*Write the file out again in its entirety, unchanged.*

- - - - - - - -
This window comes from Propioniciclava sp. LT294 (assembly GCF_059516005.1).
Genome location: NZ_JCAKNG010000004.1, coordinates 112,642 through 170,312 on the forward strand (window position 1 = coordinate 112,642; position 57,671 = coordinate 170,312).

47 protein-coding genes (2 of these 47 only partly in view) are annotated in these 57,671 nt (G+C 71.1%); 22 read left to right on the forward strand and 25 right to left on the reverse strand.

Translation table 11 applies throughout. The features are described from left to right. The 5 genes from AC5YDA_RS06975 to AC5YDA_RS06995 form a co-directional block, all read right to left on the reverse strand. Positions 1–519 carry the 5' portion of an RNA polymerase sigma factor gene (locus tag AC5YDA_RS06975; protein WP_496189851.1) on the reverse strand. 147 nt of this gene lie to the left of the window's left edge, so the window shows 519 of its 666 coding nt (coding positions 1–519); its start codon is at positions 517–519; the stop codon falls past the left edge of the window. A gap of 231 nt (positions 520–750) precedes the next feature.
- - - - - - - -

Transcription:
This window comes from Propioniciclava sp. LT294 (assembly GCF_059516005.1).
Genome location: NZ_JCAKNG010000004.1, coordinates 112,642 through 170,312 on the forward strand (window position 1 = coordinate 112,642; position 57,671 = coordinate 170,312).

47 protein-coding genes (2 of these 47 only partly in view) are annotated in these 57,671 nt (G+C 71.1%); 22 read left to right on the forward strand and 25 right to left on the reverse strand.

Translation table 11 applies throughout. The features are described from left to right. The 5 genes from AC5YDA_RS06975 to AC5YDA_RS06995 form a co-directional block, all read right to left on the reverse strand. Positions 1–519 carry the 5' portion of an RNA polymerase sigma factor gene (locus tag AC5YDA_RS06975; protein WP_496189851.1) on the reverse strand. 147 nt of this gene lie to the left of the window's left edge, so the window shows 519 of its 666 coding nt (coding positions 1–519); its start codon is at positions 517–519; the stop codon falls past the left edge of the window. A gap of 231 nt (positions 520–750) precedes the next feature.